GOP governor candidates square off

Republicans say they favor Arizona's new immigration law

William Woody—Scott McInnis, right, a Republican running for governor, speaks to an attentive crowd last spring at City Hall. McInnis, and fellow Republican Dan Maes, center, touched on many issues during a debate sponsored by the Western Colorado Conservative Alliance.

William Woody—Area residents listen to Republican gubernatorial candidates Scott McInnis and Dan Maes Thursday evening at City Hall. The two candidates touched on many issues during a debate sponsored by the Western Colorado Conservative Alliance.

Evergreen businessman Dan Maes and former U.S. Rep. Scott McInnis took a few shots at each other, but Democrats drew more of their fire Thursday during a debate sponsored by the Western Colorado Conservative Alliance.

The two Republican candidates for Colorado governor gave virtually the same answers on such things as protecting the Taxpayer’s Bill of Rights, balancing the state’s budget and appointing conservative judges to the bench, but they differed on the details for each.

McInnis said if a similar bill to Arizona’s controversial new law requiring police to check the legal status of immigrants landed on the governor’s desk, he would sign it.

Maes said he wouldn’t wait. He would require police in Colorado to enforce laws already on the books, such as verifying the legal status of anyone getting a job or asking for state aid, and make sure police turn illegal immigrants arrested for other crimes over to the federal government.

“The federal government has refused to guard those borders in the kind of way that it’s supposed to be done,” McInnis said. “They’re not doing their job. They put her (Arizona Gov. Janice Brewer) in this corner. I support her, and you could expect as your governor from Colorado, I’d do the same exact thing that she did.”

McInnis said the situation in Arizona with the number of illegal immigrants is more pervasive than in Colorado, and Brewer, a Republican, had no choice but to support that law.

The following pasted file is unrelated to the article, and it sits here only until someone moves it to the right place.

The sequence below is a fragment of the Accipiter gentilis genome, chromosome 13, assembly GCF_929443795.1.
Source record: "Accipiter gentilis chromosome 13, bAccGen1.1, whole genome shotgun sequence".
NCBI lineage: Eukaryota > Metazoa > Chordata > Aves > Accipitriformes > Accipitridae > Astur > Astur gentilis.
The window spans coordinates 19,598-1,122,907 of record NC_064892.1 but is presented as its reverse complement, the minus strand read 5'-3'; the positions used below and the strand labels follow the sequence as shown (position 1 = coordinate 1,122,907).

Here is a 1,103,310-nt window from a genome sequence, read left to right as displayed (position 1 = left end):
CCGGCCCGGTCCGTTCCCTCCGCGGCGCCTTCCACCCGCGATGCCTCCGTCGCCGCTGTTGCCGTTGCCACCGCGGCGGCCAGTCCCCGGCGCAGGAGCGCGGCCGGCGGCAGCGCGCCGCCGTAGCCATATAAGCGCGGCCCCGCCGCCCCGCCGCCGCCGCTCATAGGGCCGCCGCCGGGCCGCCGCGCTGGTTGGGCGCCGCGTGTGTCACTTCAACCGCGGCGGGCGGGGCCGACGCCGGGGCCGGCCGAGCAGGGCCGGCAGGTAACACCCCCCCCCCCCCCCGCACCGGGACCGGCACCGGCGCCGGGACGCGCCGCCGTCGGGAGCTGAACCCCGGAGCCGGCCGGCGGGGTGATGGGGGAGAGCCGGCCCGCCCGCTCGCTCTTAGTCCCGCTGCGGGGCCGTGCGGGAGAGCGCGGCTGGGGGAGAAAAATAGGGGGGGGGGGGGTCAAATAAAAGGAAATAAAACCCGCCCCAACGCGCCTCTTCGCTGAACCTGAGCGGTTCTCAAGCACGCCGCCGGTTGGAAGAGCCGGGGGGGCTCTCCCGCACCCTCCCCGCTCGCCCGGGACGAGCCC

He also took the opportunity to attack his GOP opponent as once favoring amnesty for illegal immigrants, something Maes denied, prompting an attack of his own.

“Did you hear an answer? Did you hear a strategy?” Maes said of McInnis’ response to the Arizona law. “If an Arizona law came across his desk, if it came across his desk, he would sign it. I’m not saying, ‘If someone were to put something in front of me,’ I’m saying if I were your governor, I’d be doing that right now.”

Although he wasn’t specific about how he would do it, Maes said he would cut taxes and reduce the size of various state agencies depending on their importance.

McInnis, who served 12 years in Congress as well as a stint in the Colorado Legislature, said he would do the same, but added public education is protected by the Colorado Constitution, and cutting it is problematic. He said other state programs, such as prisons, shouldn’t be touched.

He said if Maes had experience in the Legislature, he would know better how to cut the budget. Maes countered that he was not a career politician or an experienced lobbyist, two things McInnis has been.

McInnis said experience is necessary not only to deal with the Legislature and folks in Washington, D.C., but also the ability to defeat the only Democrat in the race, Denver Mayor John Hickenlooper.

“I come in clean. I don’t owe anybody, nobody owes me,” Maes said.

“This John Hickenlooper, he’s not going to be a walk in the park,” McInnis said. “We’ve got to have the capabilities to beat him. None of my opponents have been in a campaign. I know how to beat Hickenlooper.”


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